The nerve! A man accused of a four-month crime spree that included two killings and several armed robberies turned down the State’s final plea offer this week. The crime spree allegedly began July 2014 and lasted until October. Additionally, the evidence against him will allegedly include DNA found on the defendant’s sweatshirt at the scene, text messages between the defendant and his girlfriend, and the testimony of several witnesses.
Therefore, the State had offered a 60-year prison sentence. Since the defendant rejected this offer, however, he will go to trial in June and possibly get a life sentence. But really, what is the difference between the State’s offer and the possibility of life imprisonment?
Who decides whether to plead guilty or go to trial?
The Supreme Court of the United States (SCOTUS) decided the defendant controls whether to accept a plea offer or go to trial.1 Indeed, this is one of the very few things the defendant directly controls.
In Brookhart, the defendant had signed waivers with respect to his right to jury trial and confrontation. Furthermore, he authenticated his signature in court. This meant the trial court would provide a truncated hearing instead of a trial by jury with the right to cross-examine the witnesses against him, tantamount to an admission of guilt. Before the judge relied on the defense lawyer’s waiver on the record, however, the defendant told the trial judge in no way am I pleading guilty to this charge… I would like to be tried by this court…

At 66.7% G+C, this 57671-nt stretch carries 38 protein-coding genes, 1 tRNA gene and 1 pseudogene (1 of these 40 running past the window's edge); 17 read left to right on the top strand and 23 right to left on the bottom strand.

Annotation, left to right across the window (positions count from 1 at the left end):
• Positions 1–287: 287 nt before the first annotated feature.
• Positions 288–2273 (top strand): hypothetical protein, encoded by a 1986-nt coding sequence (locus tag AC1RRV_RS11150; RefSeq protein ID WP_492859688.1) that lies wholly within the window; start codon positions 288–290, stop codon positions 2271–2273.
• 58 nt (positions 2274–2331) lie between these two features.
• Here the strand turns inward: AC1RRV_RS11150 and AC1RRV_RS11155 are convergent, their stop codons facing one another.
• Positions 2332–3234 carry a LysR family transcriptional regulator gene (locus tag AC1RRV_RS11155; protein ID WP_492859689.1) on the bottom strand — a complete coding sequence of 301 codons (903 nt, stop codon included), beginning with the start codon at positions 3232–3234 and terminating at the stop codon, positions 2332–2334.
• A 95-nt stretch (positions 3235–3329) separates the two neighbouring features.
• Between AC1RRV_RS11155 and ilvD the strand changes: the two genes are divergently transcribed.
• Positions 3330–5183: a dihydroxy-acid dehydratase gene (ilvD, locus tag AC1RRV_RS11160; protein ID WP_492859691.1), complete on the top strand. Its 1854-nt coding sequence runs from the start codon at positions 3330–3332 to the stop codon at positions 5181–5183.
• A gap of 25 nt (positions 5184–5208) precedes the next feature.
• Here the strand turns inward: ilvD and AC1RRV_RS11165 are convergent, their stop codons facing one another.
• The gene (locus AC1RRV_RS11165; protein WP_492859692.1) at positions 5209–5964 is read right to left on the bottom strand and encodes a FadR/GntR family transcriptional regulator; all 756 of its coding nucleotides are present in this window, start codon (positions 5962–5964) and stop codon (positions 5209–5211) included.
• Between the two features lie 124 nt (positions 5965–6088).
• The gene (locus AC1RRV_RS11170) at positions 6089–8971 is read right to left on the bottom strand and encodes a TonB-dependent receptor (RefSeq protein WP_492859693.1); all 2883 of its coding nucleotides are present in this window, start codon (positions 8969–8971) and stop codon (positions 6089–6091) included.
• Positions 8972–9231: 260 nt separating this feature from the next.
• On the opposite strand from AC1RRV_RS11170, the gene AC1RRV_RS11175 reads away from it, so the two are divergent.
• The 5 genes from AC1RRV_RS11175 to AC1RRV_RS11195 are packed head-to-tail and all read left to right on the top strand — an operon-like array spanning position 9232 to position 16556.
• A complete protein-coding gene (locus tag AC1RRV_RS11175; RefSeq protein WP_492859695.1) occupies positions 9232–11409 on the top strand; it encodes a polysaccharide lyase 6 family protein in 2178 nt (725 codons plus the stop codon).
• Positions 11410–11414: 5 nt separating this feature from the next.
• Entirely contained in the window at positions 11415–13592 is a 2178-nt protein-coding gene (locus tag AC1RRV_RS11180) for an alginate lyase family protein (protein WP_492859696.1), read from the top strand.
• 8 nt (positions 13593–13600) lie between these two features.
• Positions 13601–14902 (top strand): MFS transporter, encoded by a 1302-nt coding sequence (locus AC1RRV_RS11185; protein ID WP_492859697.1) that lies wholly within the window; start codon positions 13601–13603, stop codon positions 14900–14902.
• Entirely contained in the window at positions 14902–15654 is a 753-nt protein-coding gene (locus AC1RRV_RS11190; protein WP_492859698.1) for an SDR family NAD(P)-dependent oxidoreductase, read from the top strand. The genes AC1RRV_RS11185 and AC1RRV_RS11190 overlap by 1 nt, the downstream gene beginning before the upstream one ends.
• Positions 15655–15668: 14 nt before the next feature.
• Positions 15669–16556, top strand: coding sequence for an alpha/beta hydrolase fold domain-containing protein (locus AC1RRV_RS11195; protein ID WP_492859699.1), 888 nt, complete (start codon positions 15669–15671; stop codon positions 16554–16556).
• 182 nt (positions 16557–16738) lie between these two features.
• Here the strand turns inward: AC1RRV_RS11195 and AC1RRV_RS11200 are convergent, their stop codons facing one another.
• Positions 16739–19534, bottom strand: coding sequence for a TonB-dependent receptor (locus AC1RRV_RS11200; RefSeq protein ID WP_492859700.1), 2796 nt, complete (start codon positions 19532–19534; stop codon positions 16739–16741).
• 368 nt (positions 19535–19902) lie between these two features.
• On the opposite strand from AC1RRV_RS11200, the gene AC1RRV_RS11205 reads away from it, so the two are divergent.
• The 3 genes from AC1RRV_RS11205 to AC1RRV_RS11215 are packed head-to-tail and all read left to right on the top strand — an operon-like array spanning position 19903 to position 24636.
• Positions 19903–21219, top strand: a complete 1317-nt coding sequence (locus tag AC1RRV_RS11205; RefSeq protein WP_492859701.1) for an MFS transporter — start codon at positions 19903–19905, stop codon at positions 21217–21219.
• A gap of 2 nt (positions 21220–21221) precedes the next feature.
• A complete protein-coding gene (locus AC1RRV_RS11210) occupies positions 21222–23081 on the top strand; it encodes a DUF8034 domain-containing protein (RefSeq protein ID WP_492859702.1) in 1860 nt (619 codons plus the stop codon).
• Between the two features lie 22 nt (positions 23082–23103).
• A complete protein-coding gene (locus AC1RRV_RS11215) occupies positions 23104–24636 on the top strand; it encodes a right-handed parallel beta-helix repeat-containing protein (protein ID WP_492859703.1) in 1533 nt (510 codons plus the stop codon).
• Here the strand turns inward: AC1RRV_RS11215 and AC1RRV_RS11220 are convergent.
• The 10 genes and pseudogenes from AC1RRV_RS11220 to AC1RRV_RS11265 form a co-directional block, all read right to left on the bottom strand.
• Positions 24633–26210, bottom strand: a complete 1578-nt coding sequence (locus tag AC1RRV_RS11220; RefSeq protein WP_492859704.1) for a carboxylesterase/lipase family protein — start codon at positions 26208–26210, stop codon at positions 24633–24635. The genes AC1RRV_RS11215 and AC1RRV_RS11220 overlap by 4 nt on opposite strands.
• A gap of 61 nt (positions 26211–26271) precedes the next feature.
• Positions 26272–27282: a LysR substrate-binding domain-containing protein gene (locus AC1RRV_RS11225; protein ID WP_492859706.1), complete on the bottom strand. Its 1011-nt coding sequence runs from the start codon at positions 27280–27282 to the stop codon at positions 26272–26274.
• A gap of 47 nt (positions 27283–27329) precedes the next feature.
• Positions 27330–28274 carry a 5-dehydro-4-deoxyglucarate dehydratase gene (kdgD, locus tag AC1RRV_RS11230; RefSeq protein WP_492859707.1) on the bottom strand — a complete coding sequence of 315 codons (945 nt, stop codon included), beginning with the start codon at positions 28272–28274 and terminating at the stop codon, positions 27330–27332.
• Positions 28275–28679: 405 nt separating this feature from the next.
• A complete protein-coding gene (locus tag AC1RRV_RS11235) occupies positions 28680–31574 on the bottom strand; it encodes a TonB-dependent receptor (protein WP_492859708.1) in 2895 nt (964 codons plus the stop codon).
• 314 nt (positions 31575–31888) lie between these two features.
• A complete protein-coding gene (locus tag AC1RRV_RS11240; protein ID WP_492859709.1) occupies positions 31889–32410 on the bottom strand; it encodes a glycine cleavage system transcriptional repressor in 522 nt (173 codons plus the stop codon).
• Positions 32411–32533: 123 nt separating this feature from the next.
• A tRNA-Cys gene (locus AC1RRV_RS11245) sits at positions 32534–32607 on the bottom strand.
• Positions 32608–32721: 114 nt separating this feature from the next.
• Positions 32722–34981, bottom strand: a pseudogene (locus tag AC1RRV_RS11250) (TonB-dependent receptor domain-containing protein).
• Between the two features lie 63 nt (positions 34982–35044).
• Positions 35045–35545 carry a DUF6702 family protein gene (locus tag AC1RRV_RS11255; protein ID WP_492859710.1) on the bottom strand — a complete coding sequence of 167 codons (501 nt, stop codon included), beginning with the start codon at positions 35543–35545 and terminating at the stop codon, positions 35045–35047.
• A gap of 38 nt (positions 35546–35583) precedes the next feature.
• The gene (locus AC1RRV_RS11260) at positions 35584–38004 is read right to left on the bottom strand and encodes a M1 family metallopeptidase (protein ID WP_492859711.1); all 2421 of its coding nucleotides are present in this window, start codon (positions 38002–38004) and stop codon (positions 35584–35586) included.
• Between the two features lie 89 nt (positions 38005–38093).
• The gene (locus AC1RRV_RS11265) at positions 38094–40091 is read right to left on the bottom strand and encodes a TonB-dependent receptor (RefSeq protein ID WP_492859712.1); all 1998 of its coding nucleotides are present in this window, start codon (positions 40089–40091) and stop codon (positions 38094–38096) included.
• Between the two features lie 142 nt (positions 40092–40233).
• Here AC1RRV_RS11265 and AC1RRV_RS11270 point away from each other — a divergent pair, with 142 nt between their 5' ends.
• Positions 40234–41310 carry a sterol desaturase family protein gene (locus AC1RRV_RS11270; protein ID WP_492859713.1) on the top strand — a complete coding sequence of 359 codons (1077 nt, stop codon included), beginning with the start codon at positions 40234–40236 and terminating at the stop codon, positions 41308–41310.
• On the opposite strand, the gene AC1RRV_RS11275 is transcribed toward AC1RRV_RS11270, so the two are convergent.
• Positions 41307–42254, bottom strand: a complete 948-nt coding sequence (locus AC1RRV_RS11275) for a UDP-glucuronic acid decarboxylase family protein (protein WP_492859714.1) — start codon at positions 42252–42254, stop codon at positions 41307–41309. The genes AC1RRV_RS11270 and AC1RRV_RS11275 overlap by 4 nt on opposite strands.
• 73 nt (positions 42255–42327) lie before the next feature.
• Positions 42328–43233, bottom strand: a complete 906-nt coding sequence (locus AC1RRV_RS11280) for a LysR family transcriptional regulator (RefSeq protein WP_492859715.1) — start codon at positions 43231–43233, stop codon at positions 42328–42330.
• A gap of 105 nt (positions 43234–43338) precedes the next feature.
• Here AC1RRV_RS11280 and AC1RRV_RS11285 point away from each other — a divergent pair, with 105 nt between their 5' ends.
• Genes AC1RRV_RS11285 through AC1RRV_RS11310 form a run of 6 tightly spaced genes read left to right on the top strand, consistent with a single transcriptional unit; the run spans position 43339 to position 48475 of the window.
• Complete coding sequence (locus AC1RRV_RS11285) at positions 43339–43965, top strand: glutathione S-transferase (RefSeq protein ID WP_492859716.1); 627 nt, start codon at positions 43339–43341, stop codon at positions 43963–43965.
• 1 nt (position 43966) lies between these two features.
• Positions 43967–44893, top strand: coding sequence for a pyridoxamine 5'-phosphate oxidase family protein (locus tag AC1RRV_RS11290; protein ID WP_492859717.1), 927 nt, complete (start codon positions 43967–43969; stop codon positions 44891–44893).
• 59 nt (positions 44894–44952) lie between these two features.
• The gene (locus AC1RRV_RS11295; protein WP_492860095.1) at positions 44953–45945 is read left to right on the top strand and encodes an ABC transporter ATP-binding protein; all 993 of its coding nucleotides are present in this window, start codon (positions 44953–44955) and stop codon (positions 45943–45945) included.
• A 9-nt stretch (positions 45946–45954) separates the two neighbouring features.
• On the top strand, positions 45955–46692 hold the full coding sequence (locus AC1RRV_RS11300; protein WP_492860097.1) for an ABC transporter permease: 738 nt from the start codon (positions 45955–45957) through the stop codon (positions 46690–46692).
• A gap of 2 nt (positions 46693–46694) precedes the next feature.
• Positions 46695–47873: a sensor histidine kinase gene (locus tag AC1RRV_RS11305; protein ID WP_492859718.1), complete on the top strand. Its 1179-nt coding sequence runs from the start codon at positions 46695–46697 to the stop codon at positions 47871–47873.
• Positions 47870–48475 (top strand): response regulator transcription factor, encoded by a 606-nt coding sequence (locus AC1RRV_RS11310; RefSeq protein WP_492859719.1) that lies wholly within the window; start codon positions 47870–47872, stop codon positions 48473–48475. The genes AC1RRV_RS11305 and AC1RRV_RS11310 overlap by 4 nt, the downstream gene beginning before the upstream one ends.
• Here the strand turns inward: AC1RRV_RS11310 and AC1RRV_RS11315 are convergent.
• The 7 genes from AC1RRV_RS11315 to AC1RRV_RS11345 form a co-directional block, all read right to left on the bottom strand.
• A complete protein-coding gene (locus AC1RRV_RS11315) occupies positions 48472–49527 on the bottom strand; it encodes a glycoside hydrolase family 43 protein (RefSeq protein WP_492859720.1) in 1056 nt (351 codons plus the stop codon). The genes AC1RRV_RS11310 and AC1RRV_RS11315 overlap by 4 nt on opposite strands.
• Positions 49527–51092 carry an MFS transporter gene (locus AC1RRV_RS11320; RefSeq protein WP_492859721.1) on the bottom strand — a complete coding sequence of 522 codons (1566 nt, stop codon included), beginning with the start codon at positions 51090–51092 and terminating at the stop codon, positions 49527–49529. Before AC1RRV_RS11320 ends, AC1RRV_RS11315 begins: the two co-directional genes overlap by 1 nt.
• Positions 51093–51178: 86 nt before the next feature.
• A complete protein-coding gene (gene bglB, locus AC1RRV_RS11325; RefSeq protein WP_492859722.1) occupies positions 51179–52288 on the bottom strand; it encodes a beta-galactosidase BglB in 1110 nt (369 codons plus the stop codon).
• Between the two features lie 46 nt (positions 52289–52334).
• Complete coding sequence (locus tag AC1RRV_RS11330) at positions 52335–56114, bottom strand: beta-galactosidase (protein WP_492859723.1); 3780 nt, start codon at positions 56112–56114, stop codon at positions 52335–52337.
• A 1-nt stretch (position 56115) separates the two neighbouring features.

SCOTUS reversed the defendant’s conviction. The High Court held counsel cannot override a defendant’s desire stated in open court to plead not guilty. The Court reasoned the presumption against the waiver of constitutional rights requires an intentional relinquishment or abandonment of a known right or privilege. Based on this record, SCOTUS did not find the petitioner intelligently and knowingly waived his rights.
SCOTUS recognized counsel may, where the circumstances are not exceptional, preclude an accused from asserting constitutional claims. But that principle did not apply where the defendant unequivocally stated in no way am I pleading guilty… Consequently, SCOTUS determined the defendant neither personally waived his right nor acquiesced in his lawyer’s attempted waiver.
1 Brookhart v. Janis, 384 U.S. 1, 86 S.Ct. 1245, 16 L.Ed.2d 314 (1966).